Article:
The Western Alliance is proud to announce CPIA designation courses will be available via webinar format beginning in January 2024 at  


Check our calendar of events for course informatioin.  

Registrations will be open soon!

CPIA - Certified Professional Insurance Agent

Empowering Insurance Professionals into the Future

The CPIA designation is first-of-its-kind, hands-on, how-to training. To earn the CPIA designation candidates are required to participate in a series of three, one-day seminars THE BEST PART IS NO EXAMS!
Completion is due three years from the first course.

These seminars are designed to enhance the ability of producers, sales support staff, and company personnel to efficiently create and distribute effective insurance programs. Participants leave with ideas that will produce sales results immediately.

While not a requirement, it is recommended that courses are taken in order.E&O Discounts apply for Utica National Policy Holders.

Each of the 3 courses are approved for 7 CE in
AZ | CA | ID | MT | NM | NV | OR | WA

Course Modules

Position for Success

Implement for Success

Sustain Success

During this workshop, participants focus on internal and external factors affecting
the creation of effective business development goals.

Factors discussed include:

current state of the insurance                 marketplace

competitive pressures

insurance carrier underwriting criteria

consumer expectations.

During this workshop, participants learn:

specific tools for analyzing consumer needs

how to utilize risk identification techniques to gather pertinent prospect

skills necessary to assimilate information gathered into customized coverage recommendations

how to prepare a complete submission

tips for preparing and presenting a comprehensive insurance proposal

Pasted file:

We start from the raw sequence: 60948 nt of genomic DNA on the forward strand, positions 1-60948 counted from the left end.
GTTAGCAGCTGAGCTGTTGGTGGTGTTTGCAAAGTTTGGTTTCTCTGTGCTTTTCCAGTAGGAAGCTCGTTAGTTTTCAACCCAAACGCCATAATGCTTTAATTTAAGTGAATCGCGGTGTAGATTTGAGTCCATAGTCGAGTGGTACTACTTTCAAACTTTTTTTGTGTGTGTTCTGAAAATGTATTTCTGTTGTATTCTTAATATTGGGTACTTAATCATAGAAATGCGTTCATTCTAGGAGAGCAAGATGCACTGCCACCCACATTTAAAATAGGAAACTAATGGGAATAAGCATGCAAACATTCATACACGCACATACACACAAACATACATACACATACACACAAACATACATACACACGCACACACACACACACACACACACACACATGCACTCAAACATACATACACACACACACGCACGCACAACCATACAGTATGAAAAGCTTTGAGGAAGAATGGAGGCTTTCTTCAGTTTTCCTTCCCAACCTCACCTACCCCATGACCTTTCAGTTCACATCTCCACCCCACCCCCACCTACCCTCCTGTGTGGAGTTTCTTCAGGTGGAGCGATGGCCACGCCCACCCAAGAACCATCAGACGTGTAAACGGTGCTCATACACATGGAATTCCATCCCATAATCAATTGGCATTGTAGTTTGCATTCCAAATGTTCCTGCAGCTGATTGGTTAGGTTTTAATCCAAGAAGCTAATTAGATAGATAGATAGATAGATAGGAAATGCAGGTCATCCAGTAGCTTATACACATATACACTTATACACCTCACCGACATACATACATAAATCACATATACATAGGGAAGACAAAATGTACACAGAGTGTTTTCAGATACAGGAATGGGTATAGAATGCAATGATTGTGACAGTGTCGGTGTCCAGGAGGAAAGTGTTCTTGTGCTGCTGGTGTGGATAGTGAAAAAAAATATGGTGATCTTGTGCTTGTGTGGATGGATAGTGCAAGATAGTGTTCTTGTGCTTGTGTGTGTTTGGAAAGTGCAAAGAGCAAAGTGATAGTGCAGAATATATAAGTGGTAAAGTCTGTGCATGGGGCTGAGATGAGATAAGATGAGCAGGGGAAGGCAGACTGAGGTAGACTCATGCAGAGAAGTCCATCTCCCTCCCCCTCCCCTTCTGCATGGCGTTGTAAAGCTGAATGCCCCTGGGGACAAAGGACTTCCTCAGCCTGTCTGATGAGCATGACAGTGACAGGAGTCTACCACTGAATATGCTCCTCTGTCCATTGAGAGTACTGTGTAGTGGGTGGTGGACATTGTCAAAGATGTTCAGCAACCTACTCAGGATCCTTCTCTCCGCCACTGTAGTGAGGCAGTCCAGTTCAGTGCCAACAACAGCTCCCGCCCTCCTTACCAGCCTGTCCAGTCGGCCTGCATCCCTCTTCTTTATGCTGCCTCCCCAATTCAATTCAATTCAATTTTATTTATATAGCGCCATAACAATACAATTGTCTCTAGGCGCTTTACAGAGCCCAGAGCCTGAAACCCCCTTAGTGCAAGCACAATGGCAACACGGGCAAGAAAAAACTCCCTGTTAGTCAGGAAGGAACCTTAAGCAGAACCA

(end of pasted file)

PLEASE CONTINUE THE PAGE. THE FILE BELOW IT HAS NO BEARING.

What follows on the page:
This workshop focuses on fulfilling the implied promises contained in the insuring agreement.

Participants will:

review methods of providing evidence of insurance coverage

discuss policies and procedures for controlling errors and omissions including policy review and delivery, endorsements, claims-processing, and handling of client complaints

learn how to calculate the lifetime value of a client and techniques for generating referrals.

CPIA Update Requirement

The Certified Professional Insurance Agent designation stands for professionalism, commitment to professional training and results, and technical knowledge. To maintain the right
to use the CPIA designation, designees must complete an update on an annual basis * or maintain a Ruby, Sapphire or Diamond level membership with the CPIA Program.

* CPIA 1, CPIA 2, CPIA 3, Special Topics:

An Agent’s Guide to Understanding and Mitigating Cyber Exposures

Disaster and Continuity Planning for Business and Families

An E&O Loss Control Program for Agencies

Ten states and several municipalities, parishes, levee districts and others are challenging the rate increases of the National Flood Insurance Program’s (NFIP) Risk Rating 2.0. They have filed a lawsuit now being heard by U.S. District Judge Darrel James Papillion.

Two of the states — Idaho and Montana — are PIA Western Alliance states.

The others are Louisiana, Florida, Kentucky, Mississippi, North Dakota, South Carolina, Texas and Virginia. The states contend the rate increases are too high for a lot of homeowners to bear and fear it could lead for foreclosures and to a disrupted homeowners market.

The judge ruled last week that the suit can move forward, however, only the 10 states and Louisiana’s St. Tammany, Livingston and Washington parishes will be a part of the suit.

Papillion also — to the disappointment of the plaintiffs — said he will not intervene and the rate increases can go on as planned until the suit is settled. “Any interest the public has in the need for federal agencies to follow the law is outweighed by the public’s interest in the stability of the administration of the National Flood Insurance Program,” the judge said in his ruling,

He also noted the importance of the tens of millions of dollars the NFIP put out to put the new system in place.

The Federal Emergency Management Agency (FEMA) oversees the NFIP. It offered no comment on the judge’s decision but has noted several times in the past that the rate increases are critical and are needed to reflect the actual flood risk of each property.

Risk Rating 2.0 — FEMA contends — will eventually put the NFIP on solid financial footing. As it stands now the NFIP’s debt is $20.525 billion.

Louisiana Attorney General Liz Murrill originally argued the case before the judge. She expressed disappointment.

“We are disappointed in the ruling, which elevated the government’s admittedly flawed program over people who are facing the loss of their homes and their communities at the hands of FEMA,” she said. “As we move through the next phases of litigation, we’re hopeful the courts will recognize FEMA’s unlawful behavior and hold it accountable.”

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